Obviously I have to ask this: what do you make of the North and South Korean peace talks, the looming Trump-Kim summit, and the call in some quarters for Trump to win the Nobel?
I hate to say it, but I think Kim Jong-un is the one who has kind of engineered all this, whether or not you agree with his methods. He did it by terrorizing the world for much of the last year. But look, I think what’s happening is really a great thing. It looks like they’re going to announce an official end to the Korean War, which is amazing for people on both sides of the divide. Let us not forget that the North Koreans have also been living under the threat of nuclear annihilation for decades now. We love to say in the Western media how flippant and manipulative they are and how they never stick to any of the agreements that they sign. But it was actually the United States who first violated the armistice agreement they signed by installing nuclear weapons on the Korean peninsula in 1958. Nobody talks about that in the Western media.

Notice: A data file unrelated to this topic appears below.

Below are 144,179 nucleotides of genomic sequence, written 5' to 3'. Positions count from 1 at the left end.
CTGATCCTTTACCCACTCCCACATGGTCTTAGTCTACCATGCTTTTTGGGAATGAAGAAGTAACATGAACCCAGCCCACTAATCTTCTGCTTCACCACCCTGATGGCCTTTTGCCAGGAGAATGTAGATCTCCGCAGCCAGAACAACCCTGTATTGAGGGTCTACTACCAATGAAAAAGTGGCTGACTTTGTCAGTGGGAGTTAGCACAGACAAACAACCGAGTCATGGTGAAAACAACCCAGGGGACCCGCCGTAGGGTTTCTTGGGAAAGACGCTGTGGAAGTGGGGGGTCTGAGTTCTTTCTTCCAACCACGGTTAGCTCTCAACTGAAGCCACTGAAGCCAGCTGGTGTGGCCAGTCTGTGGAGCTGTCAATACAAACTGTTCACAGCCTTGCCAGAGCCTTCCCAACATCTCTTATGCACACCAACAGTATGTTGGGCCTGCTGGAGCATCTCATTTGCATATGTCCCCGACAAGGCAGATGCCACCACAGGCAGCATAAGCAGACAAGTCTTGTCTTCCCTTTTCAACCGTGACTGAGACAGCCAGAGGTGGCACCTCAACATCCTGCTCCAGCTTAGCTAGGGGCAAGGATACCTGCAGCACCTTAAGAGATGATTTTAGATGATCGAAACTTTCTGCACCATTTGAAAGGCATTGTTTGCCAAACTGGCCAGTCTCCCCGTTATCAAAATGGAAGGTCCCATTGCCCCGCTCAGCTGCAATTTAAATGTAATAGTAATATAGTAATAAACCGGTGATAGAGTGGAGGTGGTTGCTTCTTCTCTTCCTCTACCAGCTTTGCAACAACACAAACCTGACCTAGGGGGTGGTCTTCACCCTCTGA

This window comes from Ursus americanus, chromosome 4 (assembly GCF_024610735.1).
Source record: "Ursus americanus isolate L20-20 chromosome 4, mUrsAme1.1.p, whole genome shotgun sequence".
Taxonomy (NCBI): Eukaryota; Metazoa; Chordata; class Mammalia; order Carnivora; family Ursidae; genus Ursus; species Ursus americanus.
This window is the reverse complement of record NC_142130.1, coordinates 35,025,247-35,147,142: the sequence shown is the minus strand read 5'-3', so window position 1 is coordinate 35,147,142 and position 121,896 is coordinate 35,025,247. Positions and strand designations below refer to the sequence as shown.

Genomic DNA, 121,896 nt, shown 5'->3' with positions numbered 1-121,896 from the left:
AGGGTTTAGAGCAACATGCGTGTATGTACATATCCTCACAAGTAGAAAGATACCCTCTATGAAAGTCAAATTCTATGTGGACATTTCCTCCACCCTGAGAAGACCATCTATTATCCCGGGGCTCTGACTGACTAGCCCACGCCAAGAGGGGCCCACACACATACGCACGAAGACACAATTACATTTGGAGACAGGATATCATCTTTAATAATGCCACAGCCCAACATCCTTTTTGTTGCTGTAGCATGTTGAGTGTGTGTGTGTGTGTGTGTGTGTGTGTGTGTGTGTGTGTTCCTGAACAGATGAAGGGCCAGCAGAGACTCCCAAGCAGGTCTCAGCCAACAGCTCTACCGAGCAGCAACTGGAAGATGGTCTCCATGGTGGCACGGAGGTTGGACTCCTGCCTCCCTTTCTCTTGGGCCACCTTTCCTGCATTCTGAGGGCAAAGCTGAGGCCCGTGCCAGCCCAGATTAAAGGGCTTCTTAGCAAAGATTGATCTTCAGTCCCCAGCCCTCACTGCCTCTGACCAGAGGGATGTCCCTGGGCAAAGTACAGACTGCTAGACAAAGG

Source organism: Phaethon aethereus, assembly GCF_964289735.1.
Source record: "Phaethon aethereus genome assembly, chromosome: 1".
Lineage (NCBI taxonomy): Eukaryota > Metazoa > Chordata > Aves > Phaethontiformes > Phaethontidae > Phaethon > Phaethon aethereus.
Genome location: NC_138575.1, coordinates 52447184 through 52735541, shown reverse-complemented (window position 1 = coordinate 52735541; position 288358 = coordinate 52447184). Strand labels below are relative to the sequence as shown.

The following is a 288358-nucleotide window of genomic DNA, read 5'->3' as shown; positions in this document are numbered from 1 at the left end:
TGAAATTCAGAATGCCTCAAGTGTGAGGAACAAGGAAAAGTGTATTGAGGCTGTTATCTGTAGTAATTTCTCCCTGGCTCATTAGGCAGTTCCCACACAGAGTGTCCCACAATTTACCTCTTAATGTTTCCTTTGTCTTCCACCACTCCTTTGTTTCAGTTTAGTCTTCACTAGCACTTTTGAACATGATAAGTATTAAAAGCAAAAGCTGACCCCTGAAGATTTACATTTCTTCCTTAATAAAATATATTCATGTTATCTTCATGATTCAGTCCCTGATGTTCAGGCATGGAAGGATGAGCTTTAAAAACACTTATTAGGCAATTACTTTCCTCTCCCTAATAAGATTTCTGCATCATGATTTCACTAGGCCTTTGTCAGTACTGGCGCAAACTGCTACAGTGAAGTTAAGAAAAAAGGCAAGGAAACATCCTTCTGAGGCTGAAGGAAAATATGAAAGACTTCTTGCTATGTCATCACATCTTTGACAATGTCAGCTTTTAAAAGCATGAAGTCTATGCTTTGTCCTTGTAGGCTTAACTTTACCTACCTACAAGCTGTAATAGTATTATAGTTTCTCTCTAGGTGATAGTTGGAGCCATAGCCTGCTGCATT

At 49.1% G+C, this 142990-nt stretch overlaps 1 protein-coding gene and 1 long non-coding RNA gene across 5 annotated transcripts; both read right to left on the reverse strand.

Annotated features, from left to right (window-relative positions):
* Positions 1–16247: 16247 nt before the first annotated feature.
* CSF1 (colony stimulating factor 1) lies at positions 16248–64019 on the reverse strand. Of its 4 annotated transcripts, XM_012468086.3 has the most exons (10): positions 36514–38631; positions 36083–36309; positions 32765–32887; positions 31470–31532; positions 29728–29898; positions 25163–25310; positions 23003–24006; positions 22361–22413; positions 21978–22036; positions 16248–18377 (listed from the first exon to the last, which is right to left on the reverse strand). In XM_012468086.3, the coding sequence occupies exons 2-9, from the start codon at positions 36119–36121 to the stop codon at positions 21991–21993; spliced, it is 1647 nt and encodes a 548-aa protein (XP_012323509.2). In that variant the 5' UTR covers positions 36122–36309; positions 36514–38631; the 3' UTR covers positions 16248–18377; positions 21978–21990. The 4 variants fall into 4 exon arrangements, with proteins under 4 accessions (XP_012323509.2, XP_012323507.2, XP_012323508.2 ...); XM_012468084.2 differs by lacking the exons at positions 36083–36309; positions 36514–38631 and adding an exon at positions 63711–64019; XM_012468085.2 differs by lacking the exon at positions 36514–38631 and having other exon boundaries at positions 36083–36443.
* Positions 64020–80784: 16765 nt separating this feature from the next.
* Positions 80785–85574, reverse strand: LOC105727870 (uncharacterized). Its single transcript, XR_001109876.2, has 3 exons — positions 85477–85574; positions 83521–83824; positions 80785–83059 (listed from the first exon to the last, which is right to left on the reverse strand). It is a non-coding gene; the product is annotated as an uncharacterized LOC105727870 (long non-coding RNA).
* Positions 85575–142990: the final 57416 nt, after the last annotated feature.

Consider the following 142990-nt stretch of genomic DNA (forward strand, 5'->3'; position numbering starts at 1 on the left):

I had no idea before reading your book that that was the case.
Yeah, very few people are aware of this. This is not to defend the regime, because of course I think it’s terrible. But fact is fact. They have been putting up for years with these military exercises on their border conducted by the United States and South Korea. The United States would never put up with that, an enemy nation conducting military exercises on their borders. But the North Koreans have had to sit and watch that with their binoculars year after year after year. They’re a really small, weak, kind of powerless nation. They did what they had to do by developing these nuclear weapons.